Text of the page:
There Was Still Love by Favel Parrett
This is The Indie Book Awards 2020 Book of the Year so attention needs to be paid. The list of fans of There Was Still Love, and indeed anything written by the author, is as long as it is wide and I see why. She is a beautiful storyteller.
I admit I read this one a little while ago and have not quite found the right words to talk about it. Mostly because it made me think a lot about my grandparents. It made me miss them more than normal if that’s possible – they are so much a part of how I move in this world.
I especially missed my nan reading this. I missed her sister reading this. Parrett cracked my heart open and I just wanted them back.
But enough about me.
This is a sweeping story that begins in Prague in 1938 and finishes in both Prague and Melbourne in 1980. In between, life happens for two sisters who are separated from each other in their youth in the blink of an eye. The rupture is deep, sudden and so unnecessary.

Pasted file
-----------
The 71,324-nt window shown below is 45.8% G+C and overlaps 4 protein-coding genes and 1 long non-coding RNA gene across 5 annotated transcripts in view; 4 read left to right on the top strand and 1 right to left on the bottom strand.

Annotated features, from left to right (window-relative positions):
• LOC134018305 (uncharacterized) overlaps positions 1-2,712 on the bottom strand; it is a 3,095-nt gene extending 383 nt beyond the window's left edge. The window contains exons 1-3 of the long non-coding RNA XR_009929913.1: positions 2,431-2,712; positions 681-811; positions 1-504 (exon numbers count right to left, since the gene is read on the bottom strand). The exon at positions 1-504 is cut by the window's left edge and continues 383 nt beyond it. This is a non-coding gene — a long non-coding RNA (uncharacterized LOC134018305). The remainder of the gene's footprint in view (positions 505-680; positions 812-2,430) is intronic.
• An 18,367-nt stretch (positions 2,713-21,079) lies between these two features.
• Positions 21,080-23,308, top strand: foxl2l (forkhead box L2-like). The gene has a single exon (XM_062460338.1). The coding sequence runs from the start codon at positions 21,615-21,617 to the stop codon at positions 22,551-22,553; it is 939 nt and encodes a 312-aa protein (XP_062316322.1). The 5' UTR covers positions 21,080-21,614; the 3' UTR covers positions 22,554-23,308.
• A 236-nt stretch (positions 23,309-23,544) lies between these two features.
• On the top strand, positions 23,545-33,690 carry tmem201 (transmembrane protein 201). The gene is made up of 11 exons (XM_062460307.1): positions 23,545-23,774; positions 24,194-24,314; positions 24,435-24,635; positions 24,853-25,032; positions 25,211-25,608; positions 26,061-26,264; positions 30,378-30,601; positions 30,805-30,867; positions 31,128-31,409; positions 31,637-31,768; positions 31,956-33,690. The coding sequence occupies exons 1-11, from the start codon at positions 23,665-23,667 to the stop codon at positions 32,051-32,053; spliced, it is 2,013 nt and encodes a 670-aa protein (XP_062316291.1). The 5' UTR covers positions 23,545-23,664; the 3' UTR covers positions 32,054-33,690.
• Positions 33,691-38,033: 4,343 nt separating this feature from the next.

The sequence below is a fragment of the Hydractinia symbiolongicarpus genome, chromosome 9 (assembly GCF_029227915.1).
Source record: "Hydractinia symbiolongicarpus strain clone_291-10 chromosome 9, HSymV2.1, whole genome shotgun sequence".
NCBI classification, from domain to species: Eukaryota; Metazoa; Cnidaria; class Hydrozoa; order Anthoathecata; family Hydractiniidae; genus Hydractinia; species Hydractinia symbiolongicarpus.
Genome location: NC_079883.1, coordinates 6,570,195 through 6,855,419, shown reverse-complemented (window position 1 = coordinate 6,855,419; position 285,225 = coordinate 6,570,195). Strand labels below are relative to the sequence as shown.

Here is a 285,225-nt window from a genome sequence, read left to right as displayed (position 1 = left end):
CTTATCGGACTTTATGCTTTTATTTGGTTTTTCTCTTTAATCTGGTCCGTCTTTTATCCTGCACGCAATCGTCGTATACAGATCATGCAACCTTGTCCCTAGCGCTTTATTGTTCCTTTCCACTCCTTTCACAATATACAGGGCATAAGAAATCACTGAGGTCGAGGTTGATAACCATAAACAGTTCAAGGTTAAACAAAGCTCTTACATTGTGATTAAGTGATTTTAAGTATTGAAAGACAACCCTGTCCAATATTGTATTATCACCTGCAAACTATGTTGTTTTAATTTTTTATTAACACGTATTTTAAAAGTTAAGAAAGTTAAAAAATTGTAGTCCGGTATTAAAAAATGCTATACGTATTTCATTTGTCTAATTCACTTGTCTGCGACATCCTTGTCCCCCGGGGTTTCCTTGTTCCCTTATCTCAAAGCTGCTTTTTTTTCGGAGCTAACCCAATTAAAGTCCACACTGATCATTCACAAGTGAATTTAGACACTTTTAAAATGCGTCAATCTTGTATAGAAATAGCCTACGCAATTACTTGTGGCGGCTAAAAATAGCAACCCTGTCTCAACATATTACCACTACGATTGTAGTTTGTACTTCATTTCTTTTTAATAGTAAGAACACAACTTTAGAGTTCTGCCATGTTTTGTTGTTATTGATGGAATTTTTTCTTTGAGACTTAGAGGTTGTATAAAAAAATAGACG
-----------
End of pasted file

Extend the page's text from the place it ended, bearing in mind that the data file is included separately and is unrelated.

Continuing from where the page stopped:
Alone, they create their lives and their own families worlds away from each other but their connection is a force of nature despite their dislocation. The pages are heavy with longing as the story jumps between the families over the years and it tells of their sacrifices, their joys, their vulnerabilities.
It all felt so familiar which is part of Parrett’s gift – not because of the locations obviously but because of the love and the idea of family – particularly the love between grandchildren and grandparents. I am a huge devotee of Lily Brett’s work and if you know and like her too, I think you will like this one. Parrett is like a cousin of Brett in style, storyline and they share the gift of writing human nuance with delicacy and humour.
This is a moving tale, full of heart, and it’s a timely reminder – particularly poignant in these isolated times – that when everything is stripped away, love is what matters. At the end of it all, there is always love.
But that is just my 2 cents worth.